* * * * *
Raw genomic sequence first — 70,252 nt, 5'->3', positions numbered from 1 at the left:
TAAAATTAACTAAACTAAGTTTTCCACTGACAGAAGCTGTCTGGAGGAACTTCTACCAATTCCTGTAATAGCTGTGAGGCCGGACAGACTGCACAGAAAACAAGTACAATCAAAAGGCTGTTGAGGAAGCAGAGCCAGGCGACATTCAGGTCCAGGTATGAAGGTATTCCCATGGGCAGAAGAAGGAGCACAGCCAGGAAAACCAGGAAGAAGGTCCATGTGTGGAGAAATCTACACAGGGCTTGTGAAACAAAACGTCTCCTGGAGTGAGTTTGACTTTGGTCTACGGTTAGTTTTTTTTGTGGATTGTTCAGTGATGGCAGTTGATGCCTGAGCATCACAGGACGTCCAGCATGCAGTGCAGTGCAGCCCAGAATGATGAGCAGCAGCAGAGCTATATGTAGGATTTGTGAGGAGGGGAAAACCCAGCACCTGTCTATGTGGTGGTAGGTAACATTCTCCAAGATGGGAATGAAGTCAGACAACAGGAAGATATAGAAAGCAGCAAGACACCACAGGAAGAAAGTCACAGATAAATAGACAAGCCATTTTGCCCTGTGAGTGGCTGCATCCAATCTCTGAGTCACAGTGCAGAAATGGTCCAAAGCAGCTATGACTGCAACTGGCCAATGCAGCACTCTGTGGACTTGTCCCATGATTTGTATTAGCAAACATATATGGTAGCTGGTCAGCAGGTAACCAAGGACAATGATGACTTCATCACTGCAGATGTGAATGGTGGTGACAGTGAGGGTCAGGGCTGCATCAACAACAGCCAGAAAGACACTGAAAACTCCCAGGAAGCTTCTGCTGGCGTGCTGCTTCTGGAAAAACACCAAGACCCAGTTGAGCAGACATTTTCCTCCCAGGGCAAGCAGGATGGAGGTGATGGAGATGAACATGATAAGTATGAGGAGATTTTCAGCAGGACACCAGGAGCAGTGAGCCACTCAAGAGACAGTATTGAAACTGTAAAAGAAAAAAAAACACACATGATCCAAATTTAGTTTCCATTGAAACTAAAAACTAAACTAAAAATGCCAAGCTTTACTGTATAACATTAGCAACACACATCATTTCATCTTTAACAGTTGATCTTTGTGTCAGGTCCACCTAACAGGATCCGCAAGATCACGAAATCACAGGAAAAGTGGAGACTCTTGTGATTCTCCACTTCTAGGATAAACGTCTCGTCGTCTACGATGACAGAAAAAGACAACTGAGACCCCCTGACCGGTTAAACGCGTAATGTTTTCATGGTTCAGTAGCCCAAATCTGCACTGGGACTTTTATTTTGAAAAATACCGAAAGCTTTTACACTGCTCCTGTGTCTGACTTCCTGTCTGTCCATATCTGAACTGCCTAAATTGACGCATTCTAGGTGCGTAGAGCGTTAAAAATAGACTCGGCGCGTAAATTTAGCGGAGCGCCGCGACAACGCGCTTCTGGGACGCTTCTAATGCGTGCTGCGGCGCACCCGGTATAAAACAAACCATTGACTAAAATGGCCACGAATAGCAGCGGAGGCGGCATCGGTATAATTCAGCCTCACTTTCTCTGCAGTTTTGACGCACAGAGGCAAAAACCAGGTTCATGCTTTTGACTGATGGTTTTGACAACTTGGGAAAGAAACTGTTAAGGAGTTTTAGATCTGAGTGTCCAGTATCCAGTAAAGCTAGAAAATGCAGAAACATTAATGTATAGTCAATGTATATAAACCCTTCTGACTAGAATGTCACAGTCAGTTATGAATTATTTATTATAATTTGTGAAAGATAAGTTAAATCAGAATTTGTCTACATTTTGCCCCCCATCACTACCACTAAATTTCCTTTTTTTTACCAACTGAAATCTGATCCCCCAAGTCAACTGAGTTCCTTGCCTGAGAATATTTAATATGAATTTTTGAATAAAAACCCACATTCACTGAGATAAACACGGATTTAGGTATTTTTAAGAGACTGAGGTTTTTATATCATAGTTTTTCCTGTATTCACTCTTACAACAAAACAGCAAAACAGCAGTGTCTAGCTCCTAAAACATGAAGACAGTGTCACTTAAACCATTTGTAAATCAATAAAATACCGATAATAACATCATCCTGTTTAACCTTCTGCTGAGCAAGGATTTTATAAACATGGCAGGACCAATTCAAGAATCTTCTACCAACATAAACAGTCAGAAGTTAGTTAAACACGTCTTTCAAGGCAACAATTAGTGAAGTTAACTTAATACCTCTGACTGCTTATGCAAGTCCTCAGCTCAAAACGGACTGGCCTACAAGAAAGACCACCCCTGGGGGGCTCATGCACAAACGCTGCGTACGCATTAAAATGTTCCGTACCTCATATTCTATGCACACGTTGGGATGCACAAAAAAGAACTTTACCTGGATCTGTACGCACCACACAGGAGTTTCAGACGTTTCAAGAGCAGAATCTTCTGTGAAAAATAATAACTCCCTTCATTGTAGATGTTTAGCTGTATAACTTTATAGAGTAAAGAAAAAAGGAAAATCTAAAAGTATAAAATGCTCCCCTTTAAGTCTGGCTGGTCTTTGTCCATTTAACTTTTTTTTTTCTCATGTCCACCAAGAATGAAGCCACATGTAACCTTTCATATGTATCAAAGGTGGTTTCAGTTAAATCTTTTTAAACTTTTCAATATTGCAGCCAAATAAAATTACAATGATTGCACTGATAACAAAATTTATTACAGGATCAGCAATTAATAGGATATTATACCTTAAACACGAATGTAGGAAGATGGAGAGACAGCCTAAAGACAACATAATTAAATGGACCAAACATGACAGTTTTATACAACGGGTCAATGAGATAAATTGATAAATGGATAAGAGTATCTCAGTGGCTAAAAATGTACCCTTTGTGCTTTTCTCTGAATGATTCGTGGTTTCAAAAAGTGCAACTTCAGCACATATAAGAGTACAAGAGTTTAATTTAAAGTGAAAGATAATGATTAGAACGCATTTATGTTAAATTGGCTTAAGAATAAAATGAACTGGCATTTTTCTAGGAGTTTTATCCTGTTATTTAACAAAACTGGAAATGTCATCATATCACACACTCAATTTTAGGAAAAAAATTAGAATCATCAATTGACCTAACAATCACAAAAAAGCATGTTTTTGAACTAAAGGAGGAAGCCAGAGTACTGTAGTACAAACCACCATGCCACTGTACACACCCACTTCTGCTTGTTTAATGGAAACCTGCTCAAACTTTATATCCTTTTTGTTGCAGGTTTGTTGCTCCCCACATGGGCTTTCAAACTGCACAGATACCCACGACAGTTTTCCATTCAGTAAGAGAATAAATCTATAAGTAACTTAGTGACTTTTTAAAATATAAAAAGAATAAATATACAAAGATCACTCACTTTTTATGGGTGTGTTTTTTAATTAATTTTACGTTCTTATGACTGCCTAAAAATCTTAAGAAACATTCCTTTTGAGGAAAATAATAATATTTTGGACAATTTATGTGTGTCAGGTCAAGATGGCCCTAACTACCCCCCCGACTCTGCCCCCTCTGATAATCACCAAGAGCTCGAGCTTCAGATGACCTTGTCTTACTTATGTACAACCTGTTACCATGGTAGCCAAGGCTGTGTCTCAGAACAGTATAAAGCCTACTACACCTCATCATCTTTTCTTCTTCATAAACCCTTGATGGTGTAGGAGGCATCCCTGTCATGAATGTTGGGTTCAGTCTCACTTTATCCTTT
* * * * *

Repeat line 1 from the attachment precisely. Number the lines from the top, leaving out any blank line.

Raw genomic sequence first — 70,252 nt, 5'->3', positions numbered from 1 at the left: